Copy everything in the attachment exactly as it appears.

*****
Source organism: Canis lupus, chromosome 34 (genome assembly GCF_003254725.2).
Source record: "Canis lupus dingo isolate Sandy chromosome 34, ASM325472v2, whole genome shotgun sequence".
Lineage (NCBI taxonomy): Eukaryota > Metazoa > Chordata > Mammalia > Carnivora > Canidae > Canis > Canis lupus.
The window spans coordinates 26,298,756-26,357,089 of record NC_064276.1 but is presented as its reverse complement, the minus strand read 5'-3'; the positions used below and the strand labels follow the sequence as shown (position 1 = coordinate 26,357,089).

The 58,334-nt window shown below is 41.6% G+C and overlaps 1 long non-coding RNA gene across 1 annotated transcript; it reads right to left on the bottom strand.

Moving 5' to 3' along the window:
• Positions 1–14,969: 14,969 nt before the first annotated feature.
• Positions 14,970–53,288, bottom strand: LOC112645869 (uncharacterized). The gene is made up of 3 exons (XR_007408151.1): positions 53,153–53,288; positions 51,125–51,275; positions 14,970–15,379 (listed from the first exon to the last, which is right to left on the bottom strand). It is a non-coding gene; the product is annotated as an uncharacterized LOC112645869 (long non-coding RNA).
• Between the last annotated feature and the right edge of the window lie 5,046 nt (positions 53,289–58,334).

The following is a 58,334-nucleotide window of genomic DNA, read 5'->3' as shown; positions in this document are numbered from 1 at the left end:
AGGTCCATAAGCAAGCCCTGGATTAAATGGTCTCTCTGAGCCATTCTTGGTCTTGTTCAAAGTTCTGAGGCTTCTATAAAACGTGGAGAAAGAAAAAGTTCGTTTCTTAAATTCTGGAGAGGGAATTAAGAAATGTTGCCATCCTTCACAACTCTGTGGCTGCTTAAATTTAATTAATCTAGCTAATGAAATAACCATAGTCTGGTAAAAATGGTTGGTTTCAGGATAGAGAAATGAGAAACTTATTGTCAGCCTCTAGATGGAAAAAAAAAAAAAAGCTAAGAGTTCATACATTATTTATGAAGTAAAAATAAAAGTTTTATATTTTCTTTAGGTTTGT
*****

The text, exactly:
Source organism: Canis lupus, chromosome 34 (genome assembly GCF_003254725.2).
Source record: "Canis lupus dingo isolate Sandy chromosome 34, ASM325472v2, whole genome shotgun sequence".
Lineage (NCBI taxonomy): Eukaryota > Metazoa > Chordata > Mammalia > Carnivora > Canidae > Canis > Canis lupus.
The window spans coordinates 26,298,756-26,357,089 of record NC_064276.1 but is presented as its reverse complement, the minus strand read 5'-3'; the positions used below and the strand labels follow the sequence as shown (position 1 = coordinate 26,357,089).

The 58,334-nt window shown below is 41.6% G+C and overlaps 1 long non-coding RNA gene across 1 annotated transcript; it reads right to left on the bottom strand.

Moving 5' to 3' along the window:
• Positions 1–14,969: 14,969 nt before the first annotated feature.
• Positions 14,970–53,288, bottom strand: LOC112645869 (uncharacterized). The gene is made up of 3 exons (XR_007408151.1): positions 53,153–53,288; positions 51,125–51,275; positions 14,970–15,379 (listed from the first exon to the last, which is right to left on the bottom strand). It is a non-coding gene; the product is annotated as an uncharacterized LOC112645869 (long non-coding RNA).
• Between the last annotated feature and the right edge of the window lie 5,046 nt (positions 53,289–58,334).

The following is a 58,334-nucleotide window of genomic DNA, read 5'->3' as shown; positions in this document are numbered from 1 at the left end:
AGGTCCATAAGCAAGCCCTGGATTAAATGGTCTCTCTGAGCCATTCTTGGTCTTGTTCAAAGTTCTGAGGCTTCTATAAAACGTGGAGAAAGAAAAAGTTCGTTTCTTAAATTCTGGAGAGGGAATTAAGAAATGTTGCCATCCTTCACAACTCTGTGGCTGCTTAAATTTAATTAATCTAGCTAATGAAATAACCATAGTCTGGTAAAAATGGTTGGTTTCAGGATAGAGAAATGAGAAACTTATTGTCAGCCTCTAGATGGAAAAAAAAAAAAAAGCTAAGAGTTCATACATTATTTATGAAGTAAAAATAAAAGTTTTATATTTTCTTTAGGTTTGT